(3) Because all governmental authority comes from God, to resist “it” is to resist God (Rom. 13:2). Simply put, a crime against the state is a sin against God. But fear of civil judgment is not the primary motivation for obedience to the law (see Rom. 13:5). We have a responsibility to the will of God regardless of the consequences of our criminal behavior. Our obedience to the law of the land is based first and foremost on principle: obedience to God, and only secondarily because of the consequences it may bring.
(4) The purpose of government (the state) is two-fold: first, to promote and praise good, and second, to punish and prohibit evil (Romans 13:3-4). It is not the purpose of the state to promote or preach the gospel and we should oppose any law that seeks to utilize the state for that purpose. It is the responsibility of the Church to preach the gospel. The state is supposed to provide a legal and moral atmosphere that makes this possible (see 1 Tim. 2:1-2).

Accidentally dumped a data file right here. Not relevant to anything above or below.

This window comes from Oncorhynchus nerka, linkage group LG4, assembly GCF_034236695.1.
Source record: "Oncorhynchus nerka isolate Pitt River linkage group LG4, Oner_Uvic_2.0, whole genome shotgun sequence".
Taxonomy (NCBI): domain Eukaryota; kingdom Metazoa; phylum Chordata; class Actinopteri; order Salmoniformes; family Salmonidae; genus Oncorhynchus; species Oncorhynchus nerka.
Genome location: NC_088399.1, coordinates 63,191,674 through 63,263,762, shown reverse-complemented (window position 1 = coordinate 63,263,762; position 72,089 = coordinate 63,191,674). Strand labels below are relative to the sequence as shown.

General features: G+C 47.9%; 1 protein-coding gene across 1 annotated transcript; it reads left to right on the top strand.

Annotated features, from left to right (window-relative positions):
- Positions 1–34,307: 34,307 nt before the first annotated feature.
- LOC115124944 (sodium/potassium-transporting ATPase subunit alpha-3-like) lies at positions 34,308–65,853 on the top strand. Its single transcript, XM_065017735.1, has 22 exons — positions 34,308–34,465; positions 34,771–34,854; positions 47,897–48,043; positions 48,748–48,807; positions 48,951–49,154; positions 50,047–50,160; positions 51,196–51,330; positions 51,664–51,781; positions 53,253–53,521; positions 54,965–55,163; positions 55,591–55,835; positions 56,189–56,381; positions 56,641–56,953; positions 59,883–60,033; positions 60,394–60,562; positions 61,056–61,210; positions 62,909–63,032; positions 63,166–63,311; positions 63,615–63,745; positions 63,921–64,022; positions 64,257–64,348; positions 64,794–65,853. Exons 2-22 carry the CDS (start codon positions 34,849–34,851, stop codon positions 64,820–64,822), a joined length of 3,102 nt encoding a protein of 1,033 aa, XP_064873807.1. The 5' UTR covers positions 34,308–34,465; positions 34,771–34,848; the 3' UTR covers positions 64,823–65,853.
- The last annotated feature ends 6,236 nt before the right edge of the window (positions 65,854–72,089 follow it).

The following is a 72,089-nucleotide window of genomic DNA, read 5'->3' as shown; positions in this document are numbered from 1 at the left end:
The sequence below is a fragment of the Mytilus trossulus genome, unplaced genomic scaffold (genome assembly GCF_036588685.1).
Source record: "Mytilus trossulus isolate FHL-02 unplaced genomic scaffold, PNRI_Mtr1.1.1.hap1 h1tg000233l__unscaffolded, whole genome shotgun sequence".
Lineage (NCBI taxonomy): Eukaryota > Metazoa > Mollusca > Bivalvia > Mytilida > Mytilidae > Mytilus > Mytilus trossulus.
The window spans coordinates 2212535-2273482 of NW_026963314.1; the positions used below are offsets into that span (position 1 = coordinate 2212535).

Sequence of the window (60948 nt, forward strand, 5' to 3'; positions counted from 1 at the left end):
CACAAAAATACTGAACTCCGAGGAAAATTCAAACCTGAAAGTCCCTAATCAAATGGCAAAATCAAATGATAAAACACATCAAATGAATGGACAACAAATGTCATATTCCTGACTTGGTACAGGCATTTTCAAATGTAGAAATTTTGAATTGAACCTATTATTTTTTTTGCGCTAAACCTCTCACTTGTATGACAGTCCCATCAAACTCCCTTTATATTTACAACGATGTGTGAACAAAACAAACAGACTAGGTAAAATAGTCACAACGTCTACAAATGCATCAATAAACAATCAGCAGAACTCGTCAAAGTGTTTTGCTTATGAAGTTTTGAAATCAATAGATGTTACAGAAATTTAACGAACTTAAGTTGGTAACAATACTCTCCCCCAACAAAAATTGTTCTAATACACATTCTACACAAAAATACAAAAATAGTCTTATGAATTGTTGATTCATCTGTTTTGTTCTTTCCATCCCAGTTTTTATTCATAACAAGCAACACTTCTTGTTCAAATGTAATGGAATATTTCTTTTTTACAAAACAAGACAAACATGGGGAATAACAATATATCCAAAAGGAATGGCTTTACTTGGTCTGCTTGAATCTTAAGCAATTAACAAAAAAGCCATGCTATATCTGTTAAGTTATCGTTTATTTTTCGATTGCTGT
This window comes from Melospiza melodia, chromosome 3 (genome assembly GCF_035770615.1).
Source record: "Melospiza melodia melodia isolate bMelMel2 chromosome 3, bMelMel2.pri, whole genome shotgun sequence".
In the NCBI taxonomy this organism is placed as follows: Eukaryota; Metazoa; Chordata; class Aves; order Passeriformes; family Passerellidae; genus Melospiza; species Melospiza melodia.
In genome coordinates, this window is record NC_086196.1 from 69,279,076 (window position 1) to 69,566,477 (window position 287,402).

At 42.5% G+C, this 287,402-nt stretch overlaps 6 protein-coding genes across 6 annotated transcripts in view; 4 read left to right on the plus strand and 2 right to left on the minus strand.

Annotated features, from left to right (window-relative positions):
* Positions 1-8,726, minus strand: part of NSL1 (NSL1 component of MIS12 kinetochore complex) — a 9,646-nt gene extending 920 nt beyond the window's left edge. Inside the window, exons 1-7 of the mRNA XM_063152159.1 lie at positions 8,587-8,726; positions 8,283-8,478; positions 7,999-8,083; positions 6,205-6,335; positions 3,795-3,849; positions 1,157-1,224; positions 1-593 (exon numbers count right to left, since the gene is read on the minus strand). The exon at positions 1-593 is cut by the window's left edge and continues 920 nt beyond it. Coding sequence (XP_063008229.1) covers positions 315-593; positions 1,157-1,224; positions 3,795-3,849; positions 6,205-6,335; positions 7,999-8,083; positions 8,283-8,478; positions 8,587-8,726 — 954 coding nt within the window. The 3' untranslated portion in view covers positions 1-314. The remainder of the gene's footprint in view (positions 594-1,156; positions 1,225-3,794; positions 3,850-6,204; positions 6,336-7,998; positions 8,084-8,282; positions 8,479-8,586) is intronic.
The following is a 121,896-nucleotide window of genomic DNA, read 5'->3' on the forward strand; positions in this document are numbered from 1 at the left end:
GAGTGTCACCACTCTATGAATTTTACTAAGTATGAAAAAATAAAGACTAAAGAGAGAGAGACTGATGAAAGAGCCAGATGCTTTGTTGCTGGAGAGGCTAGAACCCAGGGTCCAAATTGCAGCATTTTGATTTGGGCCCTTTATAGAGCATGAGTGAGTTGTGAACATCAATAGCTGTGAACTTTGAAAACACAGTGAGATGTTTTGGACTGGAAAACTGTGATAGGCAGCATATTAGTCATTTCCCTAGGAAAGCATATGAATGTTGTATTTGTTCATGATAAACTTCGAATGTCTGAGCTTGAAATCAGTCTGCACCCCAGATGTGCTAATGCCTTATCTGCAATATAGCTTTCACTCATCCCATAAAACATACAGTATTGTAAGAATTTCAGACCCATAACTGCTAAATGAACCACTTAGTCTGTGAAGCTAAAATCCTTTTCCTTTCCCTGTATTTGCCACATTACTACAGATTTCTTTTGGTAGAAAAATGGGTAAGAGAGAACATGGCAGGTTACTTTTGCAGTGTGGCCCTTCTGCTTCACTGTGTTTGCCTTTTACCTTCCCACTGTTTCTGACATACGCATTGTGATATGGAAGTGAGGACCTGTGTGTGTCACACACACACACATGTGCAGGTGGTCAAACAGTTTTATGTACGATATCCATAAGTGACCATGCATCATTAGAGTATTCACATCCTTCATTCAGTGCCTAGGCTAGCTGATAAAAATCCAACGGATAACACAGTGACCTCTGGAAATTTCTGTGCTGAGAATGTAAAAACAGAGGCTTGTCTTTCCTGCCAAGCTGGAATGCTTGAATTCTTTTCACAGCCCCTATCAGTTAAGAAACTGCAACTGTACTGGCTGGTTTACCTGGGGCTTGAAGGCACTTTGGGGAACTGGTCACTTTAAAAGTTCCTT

(5) Paul was not oblivious to the fact that sometimes governments do the very opposite: they promote and praise evil and punish and prohibit the good. What is the Christian to do when that happens? Might that reversal of roles justify civil disobedience or perhaps outright rebellion? See below under point ten.
The Apostle Peter knew what it was like to live under tyranny and barbarism. He lived and ministered during the reigns of the Emperor Augustus, Herod the Great (who ordered the slaughter of the male infants in and around Bethlehem in an attempt to kill the new-born Jesus), Herod Antipas (who executed John the Baptist and not only presided over the mock trial of Jesus but joined with the soldiers under his authority to torment and ridicule our Lord), Pontius Pilate, Herod Agrippa (who executed James, the brother of John, and arrested Peter with the intent of doing the same to him), and Nero.